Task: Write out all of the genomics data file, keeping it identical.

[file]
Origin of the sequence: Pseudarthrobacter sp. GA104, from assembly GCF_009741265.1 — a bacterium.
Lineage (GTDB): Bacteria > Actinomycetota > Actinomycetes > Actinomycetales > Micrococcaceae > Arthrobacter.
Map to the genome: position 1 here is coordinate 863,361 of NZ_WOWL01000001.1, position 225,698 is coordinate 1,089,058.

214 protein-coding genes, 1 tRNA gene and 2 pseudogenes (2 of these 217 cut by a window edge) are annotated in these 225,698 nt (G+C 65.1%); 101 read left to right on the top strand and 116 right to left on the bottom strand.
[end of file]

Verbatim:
Origin of the sequence: Pseudarthrobacter sp. GA104, from assembly GCF_009741265.1 — a bacterium.
Lineage (GTDB): Bacteria > Actinomycetota > Actinomycetes > Actinomycetales > Micrococcaceae > Arthrobacter.
Map to the genome: position 1 here is coordinate 863,361 of NZ_WOWL01000001.1, position 225,698 is coordinate 1,089,058.

214 protein-coding genes, 1 tRNA gene and 2 pseudogenes (2 of these 217 cut by a window edge) are annotated in these 225,698 nt (G+C 65.1%); 101 read left to right on the top strand and 116 right to left on the bottom strand.